Respiratory Acidosis

Respiratory Acidosis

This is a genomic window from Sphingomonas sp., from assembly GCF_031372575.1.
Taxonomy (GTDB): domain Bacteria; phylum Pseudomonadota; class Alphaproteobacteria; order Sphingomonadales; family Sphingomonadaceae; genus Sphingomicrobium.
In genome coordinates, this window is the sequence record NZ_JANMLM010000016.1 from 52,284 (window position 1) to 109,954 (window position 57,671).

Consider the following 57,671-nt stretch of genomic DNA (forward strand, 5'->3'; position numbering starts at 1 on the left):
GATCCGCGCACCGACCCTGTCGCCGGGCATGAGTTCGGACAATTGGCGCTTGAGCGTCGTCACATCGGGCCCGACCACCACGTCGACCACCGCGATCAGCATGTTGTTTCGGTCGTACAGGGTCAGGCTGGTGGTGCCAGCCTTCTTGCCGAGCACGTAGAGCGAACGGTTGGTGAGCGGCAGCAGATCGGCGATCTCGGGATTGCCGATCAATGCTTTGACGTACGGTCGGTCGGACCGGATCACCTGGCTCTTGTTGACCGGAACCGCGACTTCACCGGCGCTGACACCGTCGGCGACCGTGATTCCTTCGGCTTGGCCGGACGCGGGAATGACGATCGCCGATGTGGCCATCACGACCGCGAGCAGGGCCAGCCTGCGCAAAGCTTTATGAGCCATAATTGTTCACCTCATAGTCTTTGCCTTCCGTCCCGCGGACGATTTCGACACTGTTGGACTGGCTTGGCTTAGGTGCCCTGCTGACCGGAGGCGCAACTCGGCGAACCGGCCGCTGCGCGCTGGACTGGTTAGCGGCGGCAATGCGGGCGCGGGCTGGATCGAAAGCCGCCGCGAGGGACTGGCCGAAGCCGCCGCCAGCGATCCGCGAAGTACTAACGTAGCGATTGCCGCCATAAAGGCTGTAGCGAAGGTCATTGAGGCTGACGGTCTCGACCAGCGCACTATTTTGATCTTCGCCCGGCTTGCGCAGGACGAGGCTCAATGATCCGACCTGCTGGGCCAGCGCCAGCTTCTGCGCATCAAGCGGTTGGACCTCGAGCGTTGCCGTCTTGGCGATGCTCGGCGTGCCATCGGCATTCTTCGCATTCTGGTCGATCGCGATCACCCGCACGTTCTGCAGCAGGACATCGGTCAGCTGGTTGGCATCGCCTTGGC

Practice Essentials Respiratory acidosis is an acid-base balance disturbance due to alveolar hypoventilation. Production of carbon dioxide occurs rapidly and failure of ventilation promptly increases the partial pressure of arterial carbon dioxide (PaCO2). [1] The normal reference range for PaCO2 is 35-45 mm Hg. Alveolar hypoventilation leads to an increased PaCO2 (ie, hypercapnia). The increase in PaCO2, in turn, decreases the bicarbonate (HCO3–)/PaCO2 ratio, thereby decreasing the pH. Hypercapnia and respiratory acidosis ensue when impairment in ventilation occurs and the removal of carbon dioxide by the respiratory system is less than the production of carbon dioxide in the tissues. Lung diseases that cause abnormalities in alveolar gas exchange do not typically result in alveolar hypoventilation. Often these diseases stimulate ventilation and hypocapnia due to reflex receptors and hypoxia. Hypercapnia typically occurs late in the disease process with severe pulmonary disease or when respiratory muscles fatigue. (See also Pediatric Respiratory Acidosis, Metabolic Acidosis, and Pediatric Metabolic Acidosis.) Acute vs chronic respiratory acidosis Respiratory acidosis can be acute or chronic. In acute respiratory acidosis, the PaCO2 is elevated above the upper limit of the reference range (ie, >45 mm Hg) with an accompanying acidemia (ie, pH < 7.35). In chronic respiratory acidosis, the PaCO2 is elevated above the upper limit of the reference range, with a normal or near-normal pH secondary to renal compensation and an elevated serum bicarbonate levels (ie, >30 mEq/L). Acute respiratory acidosis is present when an abrupt failure of ventilation occurs. This failure in ventilation may result from depression of the central respiratory center by one or another of the foll Continue reading >>